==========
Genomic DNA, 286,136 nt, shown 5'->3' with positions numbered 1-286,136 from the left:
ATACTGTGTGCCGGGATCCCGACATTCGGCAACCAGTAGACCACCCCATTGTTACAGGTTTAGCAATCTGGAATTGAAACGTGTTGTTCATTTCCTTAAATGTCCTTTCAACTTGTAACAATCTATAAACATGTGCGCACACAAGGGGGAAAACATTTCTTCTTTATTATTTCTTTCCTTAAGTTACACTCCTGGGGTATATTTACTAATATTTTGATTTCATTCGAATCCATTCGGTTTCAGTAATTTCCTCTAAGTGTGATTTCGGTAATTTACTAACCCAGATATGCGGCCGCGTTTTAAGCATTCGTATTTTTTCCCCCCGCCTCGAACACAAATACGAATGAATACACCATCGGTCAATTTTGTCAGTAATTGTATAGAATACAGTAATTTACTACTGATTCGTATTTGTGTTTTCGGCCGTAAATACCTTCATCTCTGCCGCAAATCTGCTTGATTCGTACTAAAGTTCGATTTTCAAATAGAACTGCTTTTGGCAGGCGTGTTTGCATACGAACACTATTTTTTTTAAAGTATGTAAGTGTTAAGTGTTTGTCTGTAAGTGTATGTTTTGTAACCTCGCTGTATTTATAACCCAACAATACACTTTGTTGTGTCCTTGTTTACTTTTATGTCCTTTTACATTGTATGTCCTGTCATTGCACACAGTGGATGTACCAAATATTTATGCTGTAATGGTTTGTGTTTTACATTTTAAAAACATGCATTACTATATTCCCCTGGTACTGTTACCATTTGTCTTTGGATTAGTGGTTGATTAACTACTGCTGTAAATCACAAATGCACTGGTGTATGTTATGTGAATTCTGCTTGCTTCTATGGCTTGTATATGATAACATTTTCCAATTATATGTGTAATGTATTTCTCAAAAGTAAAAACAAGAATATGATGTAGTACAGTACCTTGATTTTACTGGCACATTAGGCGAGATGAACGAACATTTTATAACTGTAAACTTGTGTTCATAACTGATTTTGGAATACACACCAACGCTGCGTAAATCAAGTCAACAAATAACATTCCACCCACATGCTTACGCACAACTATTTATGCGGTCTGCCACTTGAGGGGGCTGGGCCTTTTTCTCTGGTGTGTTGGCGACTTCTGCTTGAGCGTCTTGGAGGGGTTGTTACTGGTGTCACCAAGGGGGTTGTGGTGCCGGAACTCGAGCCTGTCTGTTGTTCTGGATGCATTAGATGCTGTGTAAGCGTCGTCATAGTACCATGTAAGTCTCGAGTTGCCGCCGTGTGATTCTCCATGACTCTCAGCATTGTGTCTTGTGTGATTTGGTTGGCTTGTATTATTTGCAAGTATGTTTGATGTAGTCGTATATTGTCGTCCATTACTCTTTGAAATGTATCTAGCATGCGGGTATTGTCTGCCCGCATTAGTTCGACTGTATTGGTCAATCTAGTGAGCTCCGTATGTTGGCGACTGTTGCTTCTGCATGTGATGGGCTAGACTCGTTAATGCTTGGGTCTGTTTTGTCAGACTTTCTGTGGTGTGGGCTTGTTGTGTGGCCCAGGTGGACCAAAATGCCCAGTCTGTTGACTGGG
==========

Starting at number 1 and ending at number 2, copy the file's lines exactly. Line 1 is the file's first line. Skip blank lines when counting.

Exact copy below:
Genomic DNA, 286,136 nt, shown 5'->3' with positions numbered 1-286,136 from the left:
ATACTGTGTGCCGGGATCCCGACATTCGGCAACCAGTAGACCACCCCATTGTTACAGGTTTAGCAATCTGGAATTGAAACGTGTTGTTCATTTCCTTAAATGTCCTTTCAACTTGTAACAATCTATAAACATGTGCGCACACAAGGGGGAAAACATTTCTTCTTTATTATTTCTTTCCTTAAGTTACACTCCTGGGGTATATTTACTAATATTTTGATTTCATTCGAATCCATTCGGTTTCAGTAATTTCCTCTAAGTGTGATTTCGGTAATTTACTAACCCAGATATGCGGCCGCGTTTTAAGCATTCGTATTTTTTCCCCCCGCCTCGAACACAAATACGAATGAATACACCATCGGTCAATTTTGTCAGTAATTGTATAGAATACAGTAATTTACTACTGATTCGTATTTGTGTTTTCGGCCGTAAATACCTTCATCTCTGCCGCAAATCTGCTTGATTCGTACTAAAGTTCGATTTTCAAATAGAACTGCTTTTGGCAGGCGTGTTTGCATACGAACACTATTTTTTTTAAAGTATGTAAGTGTTAAGTGTTTGTCTGTAAGTGTATGTTTTGTAACCTCGCTGTATTTATAACCCAACAATACACTTTGTTGTGTCCTTGTTTACTTTTATGTCCTTTTACATTGTATGTCCTGTCATTGCACACAGTGGATGTACCAAATATTTATGCTGTAATGGTTTGTGTTTTACATTTTAAAAACATGCATTACTATATTCCCCTGGTACTGTTACCATTTGTCTTTGGATTAGTGGTTGATTAACTACTGCTGTAAATCACAAATGCACTGGTGTATGTTATGTGAATTCTGCTTGCTTCTATGGCTTGTATATGATAACATTTTCCAATTATATGTGTAATGTATTTCTCAAAAGTAAAAACAAGAATATGATGTAGTACAGTACCTTGATTTTACTGGCACATTAGGCGAGATGAACGAACATTTTATAACTGTAAACTTGTGTTCATAACTGATTTTGGAATACACACCAACGCTGCGTAAATCAAGTCAACAAATAACATTCCACCCACATGCTTACGCACAACTATTTATGCGGTCTGCCACTTGAGGGGGCTGGGCCTTTTTCTCTGGTGTGTTGGCGACTTCTGCTTGAGCGTCTTGGAGGGGTTGTTACTGGTGTCACCAAGGGGGTTGTGGTGCCGGAACTCGAGCCTGTCTGTTGTTCTGGATGCATTAGATGCTGTGTAAGCGTCGTCATAGTACCATGTAAGTCTCGAGTTGCCGCCGTGTGATTCTCCATGACTCTCAGCATTGTGTCTTGTGTGATTTGGTTGGCTTGTATTATTTGCAAGTATGTTTGATGTAGTCGTATATTGTCGTCCATTACTCTTTGAAATGTATCTAGCATGCGGGTATTGTCTGCCCGCATTAGTTCGACTGTATTGGTCAATCTAGTGAGCTCCGTATGTTGGCGACTGTTGCTTCTGCATGTGATGGGCTAGACTCGTTAATGCTTGGGTCTGTTTTGTCAGACTTTCTGTGGTGTGGGCTTGTTGTGTGGCCCAGGTGGACCAAAATGCCCAGTCTGTTGACTGGG